The US Centers for Disease Control and Prevention (CDC) added the Netherlands and Luxembourg to its list of “very high” risk travel destinations.
According to WHO officials the situation in much of Europe is becoming of grave concern given the surge in cases in the last six weeks.
Last Saturday, The Dutch government was forced to reverse the easing of COVID-19 restrictions due to a surge in hospitalizations.
The Prime Minister also had to extend the use of “COVID Passes” to museums, gyms, and similar venues, reintroduce mask-wearing in public areas and request citizens to work from home as much as possible.
Every country in Europe and Central Asia is “facing a real threat of Covid-19 resurgence or is already fighting it,” said Hans Kluge, a World Health Organization regional director.
“The current pace of transmission across the 53 countries of the European Region is of grave concern… We are, once again, at the epicenter [of the pandemic] Kluge said.
The US Department of State, for its part, issued a “Level Four: Do Not Travel” warning for Luxembourg last night. The Cayman and Faroe Islands were also moved to Level 4.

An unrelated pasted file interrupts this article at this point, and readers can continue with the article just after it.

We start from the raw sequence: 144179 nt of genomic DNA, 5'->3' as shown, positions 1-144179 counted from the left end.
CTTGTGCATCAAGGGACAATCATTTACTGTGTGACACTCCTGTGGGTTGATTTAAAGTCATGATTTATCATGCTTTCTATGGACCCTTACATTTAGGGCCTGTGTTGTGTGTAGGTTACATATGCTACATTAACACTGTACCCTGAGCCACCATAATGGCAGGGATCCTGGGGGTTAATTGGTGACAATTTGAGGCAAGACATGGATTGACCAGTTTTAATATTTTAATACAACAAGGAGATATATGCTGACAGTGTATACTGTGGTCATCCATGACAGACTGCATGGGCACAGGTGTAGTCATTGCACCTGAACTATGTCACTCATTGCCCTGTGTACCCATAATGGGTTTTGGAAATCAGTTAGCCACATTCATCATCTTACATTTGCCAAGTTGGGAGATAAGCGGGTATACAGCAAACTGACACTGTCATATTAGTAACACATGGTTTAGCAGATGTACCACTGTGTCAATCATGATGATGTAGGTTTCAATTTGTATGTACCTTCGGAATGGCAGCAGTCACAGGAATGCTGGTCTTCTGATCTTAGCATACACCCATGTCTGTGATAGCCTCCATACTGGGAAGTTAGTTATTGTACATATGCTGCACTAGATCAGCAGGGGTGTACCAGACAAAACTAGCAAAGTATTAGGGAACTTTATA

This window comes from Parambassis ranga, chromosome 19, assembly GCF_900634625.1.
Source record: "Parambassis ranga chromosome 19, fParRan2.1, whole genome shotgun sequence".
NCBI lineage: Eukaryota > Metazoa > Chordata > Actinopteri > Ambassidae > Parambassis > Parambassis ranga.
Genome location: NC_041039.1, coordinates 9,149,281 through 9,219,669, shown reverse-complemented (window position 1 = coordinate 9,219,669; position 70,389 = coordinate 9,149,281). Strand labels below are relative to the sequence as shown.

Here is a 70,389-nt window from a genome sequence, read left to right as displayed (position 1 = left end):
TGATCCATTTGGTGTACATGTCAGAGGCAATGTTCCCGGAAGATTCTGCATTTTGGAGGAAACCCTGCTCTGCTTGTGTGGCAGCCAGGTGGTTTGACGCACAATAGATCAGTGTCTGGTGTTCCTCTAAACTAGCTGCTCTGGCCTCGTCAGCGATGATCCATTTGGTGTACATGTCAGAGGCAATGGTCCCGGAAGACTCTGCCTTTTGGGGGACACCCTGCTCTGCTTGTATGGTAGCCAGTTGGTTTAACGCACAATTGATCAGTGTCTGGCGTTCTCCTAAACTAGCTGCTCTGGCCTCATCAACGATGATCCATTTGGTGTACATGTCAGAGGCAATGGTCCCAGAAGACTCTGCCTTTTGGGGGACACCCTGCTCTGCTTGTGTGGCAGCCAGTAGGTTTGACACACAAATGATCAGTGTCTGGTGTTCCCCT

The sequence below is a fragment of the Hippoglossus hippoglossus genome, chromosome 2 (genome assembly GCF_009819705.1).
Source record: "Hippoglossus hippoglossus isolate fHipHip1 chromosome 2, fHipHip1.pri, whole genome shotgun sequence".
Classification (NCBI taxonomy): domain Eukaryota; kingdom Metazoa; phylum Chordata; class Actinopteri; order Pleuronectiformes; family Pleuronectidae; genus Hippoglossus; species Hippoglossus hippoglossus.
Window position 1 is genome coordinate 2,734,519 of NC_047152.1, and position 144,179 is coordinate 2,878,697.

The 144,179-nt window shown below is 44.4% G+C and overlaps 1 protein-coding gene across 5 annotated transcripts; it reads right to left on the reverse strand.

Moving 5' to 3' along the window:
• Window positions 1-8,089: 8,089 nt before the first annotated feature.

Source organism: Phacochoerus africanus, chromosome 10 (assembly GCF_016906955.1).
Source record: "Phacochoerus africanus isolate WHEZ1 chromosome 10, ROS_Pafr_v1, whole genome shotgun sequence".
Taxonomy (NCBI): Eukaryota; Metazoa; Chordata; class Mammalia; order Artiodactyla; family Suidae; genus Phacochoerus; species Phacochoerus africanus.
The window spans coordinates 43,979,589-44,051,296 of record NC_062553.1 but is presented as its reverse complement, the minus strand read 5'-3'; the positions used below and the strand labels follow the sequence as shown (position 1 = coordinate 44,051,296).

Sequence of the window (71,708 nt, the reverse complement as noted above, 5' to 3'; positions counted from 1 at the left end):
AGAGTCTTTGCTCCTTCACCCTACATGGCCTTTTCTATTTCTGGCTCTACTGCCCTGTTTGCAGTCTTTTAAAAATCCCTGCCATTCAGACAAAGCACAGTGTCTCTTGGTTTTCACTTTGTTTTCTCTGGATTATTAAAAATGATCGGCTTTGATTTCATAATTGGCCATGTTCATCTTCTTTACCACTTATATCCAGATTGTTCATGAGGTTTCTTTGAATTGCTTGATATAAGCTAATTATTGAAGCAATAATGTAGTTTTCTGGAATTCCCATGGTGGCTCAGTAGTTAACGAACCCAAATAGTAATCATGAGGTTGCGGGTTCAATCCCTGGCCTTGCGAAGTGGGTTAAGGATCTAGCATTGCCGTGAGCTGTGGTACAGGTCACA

Luxembourg has identified 452 new cases in the last 24 hours, according to data from the World Health Organization (WHO). Although it appears to be a “normal” number, the country was reporting zero COVID incidents less than four weeks ago.
In contrast, during this period, the Netherlands registered 11,398 cases. Six weeks ago the country was reporting only over 1,600 incidences.
The spread of a new subvariant of the Delta strain, which seems to be even more contagious than the original Delta strain, could be the most relevant of four main factors driving the pandemic’s acceleration.
Low vaccination rates in Eastern European nations, colder temperatures that drive people into enclosed places, and decreasing immunity for early immunizations appear to be other reasons compromising the European fight against COVID-19.